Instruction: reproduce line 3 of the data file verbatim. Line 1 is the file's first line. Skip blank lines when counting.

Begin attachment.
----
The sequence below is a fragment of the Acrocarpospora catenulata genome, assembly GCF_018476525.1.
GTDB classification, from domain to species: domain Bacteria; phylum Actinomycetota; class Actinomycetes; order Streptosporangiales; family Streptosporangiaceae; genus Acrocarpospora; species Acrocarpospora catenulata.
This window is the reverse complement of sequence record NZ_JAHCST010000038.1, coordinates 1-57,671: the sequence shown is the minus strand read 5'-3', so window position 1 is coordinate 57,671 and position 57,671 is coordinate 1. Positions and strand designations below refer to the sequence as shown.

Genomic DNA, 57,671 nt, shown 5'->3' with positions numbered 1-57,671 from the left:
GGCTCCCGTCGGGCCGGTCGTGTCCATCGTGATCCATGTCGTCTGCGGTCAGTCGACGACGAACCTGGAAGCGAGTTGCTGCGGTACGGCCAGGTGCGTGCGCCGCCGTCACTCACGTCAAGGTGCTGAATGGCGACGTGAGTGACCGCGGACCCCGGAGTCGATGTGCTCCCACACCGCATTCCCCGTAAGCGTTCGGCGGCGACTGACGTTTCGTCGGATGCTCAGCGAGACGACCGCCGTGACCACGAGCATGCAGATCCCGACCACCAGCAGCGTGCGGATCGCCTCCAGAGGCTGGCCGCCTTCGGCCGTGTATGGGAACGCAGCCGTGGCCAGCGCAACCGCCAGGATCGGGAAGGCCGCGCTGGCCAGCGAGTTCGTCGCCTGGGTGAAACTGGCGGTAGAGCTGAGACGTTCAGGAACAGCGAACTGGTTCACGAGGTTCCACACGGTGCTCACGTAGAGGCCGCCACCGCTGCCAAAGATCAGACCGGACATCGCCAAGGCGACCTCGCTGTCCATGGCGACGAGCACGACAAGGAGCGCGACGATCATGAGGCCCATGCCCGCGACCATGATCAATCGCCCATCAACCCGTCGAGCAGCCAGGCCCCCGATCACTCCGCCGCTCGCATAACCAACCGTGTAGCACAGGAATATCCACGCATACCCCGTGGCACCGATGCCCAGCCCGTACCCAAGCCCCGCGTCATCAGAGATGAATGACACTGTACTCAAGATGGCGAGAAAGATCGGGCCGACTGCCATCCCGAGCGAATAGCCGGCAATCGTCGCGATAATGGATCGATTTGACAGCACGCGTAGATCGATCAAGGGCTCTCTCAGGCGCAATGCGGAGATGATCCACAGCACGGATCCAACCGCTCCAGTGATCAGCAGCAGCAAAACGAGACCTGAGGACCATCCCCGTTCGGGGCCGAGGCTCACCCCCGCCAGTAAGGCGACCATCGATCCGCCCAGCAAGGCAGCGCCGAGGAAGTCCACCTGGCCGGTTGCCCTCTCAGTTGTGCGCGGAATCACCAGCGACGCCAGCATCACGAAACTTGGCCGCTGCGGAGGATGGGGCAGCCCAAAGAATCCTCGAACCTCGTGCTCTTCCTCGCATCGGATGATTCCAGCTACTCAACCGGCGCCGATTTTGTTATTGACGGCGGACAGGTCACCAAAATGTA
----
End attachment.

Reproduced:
This window is the reverse complement of sequence record NZ_JAHCST010000038.1, coordinates 1-57,671: the sequence shown is the minus strand read 5'-3', so window position 1 is coordinate 57,671 and position 57,671 is coordinate 1. Positions and strand designations below refer to the sequence as shown.